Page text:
Wednesday, July 17, 2013
Wall Street Journal op-ed: FATCA: How to Lose Friends, Citizens and Influence, by Colleen Graffy (Pepperdine):
Beware the sledgehammer used to crack the nut. In this case, the nut
is the U.S. government's laudable goal of catching tax evaders. The
sledgehammer is the overreaching effect of legislation that is
alienating other countries and resulting in millions of U.S. citizens
abroad being forced to either painfully reconsider their nationality, or
face a lifetime of onerous bureaucracy, expense and privacy invasion. The legislation is FATCA, the Foreign Account Tax Compliance Act. ...
A particularly alarming aspect of FATCA is that it seeks to co-opt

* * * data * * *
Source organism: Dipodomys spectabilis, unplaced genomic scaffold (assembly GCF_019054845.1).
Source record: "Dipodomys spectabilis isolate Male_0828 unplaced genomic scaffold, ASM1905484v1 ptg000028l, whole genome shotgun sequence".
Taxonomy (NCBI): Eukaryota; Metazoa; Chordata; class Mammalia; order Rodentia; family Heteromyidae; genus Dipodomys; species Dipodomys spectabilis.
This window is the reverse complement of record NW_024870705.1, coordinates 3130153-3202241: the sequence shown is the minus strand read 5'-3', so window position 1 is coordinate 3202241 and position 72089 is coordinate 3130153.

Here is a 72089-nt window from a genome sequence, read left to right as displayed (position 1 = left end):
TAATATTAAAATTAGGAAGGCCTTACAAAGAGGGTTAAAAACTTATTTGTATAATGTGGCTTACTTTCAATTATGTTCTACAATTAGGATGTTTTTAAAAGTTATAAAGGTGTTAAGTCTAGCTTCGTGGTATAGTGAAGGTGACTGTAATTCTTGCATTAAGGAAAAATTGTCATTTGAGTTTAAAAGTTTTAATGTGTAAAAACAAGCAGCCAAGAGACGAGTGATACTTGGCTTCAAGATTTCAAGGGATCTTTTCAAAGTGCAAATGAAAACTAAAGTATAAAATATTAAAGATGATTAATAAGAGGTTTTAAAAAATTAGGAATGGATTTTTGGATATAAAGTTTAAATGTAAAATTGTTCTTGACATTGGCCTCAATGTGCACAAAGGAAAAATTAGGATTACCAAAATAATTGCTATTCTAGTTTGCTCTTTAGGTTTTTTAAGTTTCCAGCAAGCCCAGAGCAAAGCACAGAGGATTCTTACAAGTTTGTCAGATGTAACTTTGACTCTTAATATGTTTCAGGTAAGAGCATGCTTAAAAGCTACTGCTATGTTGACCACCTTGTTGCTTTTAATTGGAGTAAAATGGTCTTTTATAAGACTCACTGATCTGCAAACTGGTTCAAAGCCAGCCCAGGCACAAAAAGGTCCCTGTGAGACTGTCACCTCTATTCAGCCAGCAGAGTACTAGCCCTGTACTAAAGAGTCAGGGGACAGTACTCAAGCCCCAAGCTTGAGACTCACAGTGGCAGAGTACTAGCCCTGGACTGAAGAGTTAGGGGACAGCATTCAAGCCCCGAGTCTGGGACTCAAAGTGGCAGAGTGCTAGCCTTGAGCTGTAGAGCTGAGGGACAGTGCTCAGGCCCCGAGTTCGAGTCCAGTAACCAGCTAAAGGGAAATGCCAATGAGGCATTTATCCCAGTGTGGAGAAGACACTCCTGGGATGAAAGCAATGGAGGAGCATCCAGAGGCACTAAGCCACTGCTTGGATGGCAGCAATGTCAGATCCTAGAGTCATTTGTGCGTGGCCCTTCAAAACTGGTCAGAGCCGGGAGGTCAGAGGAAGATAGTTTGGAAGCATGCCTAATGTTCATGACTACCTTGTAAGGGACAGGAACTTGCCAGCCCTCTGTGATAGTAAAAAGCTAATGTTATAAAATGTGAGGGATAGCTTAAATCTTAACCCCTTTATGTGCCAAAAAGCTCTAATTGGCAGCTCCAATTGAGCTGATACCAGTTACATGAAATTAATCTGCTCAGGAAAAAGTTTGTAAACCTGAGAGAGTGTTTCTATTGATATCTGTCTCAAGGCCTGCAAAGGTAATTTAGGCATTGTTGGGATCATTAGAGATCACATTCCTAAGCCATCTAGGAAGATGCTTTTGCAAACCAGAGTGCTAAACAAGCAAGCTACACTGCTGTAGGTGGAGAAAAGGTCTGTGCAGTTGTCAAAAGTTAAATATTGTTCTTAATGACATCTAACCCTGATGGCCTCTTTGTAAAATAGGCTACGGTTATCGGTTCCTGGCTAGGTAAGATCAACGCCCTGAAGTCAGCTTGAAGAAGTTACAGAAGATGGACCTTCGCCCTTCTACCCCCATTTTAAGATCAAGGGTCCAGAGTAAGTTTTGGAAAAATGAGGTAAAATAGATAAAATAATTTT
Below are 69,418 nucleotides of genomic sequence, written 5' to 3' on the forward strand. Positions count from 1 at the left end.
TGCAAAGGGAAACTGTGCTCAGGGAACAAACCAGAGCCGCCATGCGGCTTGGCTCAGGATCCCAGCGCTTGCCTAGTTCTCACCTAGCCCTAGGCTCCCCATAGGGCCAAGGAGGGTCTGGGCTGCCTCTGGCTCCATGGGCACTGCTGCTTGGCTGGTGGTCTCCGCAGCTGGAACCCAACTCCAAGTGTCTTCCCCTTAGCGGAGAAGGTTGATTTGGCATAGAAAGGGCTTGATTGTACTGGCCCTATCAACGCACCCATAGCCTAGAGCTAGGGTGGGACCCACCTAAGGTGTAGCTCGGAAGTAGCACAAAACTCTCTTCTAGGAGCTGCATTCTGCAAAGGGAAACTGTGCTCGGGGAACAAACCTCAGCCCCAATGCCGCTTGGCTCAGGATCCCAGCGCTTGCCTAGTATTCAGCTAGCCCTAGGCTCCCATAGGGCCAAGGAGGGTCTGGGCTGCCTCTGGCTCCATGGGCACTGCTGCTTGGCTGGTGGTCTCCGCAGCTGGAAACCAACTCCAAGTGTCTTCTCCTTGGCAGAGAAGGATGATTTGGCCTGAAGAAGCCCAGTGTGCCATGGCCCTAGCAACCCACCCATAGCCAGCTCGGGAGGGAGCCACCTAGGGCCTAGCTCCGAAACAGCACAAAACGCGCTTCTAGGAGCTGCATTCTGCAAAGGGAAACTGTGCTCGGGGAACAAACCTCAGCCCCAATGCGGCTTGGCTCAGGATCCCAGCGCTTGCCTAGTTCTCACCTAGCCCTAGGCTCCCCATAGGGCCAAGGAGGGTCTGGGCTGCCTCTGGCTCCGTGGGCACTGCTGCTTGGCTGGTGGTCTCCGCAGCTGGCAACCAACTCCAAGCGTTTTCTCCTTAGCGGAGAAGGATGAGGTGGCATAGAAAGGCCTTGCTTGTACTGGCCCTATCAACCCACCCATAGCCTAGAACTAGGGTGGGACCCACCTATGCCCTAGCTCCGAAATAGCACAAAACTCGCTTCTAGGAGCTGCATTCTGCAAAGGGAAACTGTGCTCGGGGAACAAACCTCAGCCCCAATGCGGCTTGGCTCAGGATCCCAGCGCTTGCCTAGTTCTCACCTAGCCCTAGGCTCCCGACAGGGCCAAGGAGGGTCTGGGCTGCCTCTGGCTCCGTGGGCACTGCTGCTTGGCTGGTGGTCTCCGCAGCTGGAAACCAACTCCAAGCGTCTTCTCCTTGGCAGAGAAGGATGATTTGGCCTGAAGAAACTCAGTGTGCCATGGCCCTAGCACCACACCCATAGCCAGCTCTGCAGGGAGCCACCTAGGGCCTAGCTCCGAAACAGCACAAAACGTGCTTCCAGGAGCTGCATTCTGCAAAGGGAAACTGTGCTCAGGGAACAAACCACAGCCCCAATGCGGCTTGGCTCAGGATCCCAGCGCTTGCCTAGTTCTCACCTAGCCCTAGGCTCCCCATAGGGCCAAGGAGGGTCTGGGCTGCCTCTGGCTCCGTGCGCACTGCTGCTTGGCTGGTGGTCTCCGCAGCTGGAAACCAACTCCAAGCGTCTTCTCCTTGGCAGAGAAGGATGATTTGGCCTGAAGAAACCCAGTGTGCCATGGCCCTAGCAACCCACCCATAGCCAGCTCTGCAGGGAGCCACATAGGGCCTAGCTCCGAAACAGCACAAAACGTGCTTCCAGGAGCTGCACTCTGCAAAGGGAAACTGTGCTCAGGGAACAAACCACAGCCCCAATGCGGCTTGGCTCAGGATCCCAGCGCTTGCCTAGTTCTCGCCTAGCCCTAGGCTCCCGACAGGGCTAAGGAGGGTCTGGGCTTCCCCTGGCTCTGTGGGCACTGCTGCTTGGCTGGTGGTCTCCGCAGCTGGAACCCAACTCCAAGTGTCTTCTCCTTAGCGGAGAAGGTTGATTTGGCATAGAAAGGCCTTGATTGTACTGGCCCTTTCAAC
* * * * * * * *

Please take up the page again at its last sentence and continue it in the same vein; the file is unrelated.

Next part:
foreign banks as long-arm enforcement agencies of the IRS—even when it might contravene that country's own privacy or
data-protection laws. If financial institutions don't report U.S.
citizens holding accounts with them, these institutions face a 30%
withholding tax on securities transactions that originate in the U.S. Given this threat, why allow an American, or even suspected American,
to bank with you? The reporting costs, and the consequences of a
mistake, are too onerous. ...
The core injustice in America's tax policy is that it is based on citizenship rather than residency. This novel approach is practiced by only two countries in the world: the U.S. and Eritrea. Ironically, then-U.S. Ambassador to the U.N. Susan Rice condemned this practice by Eritrea in 2011 as "the extortion of a 'diaspora tax' from people of Eritrean descent living overseas." Many would describe U.S. practice in similar terms. ... Let's find another way to crack this nut.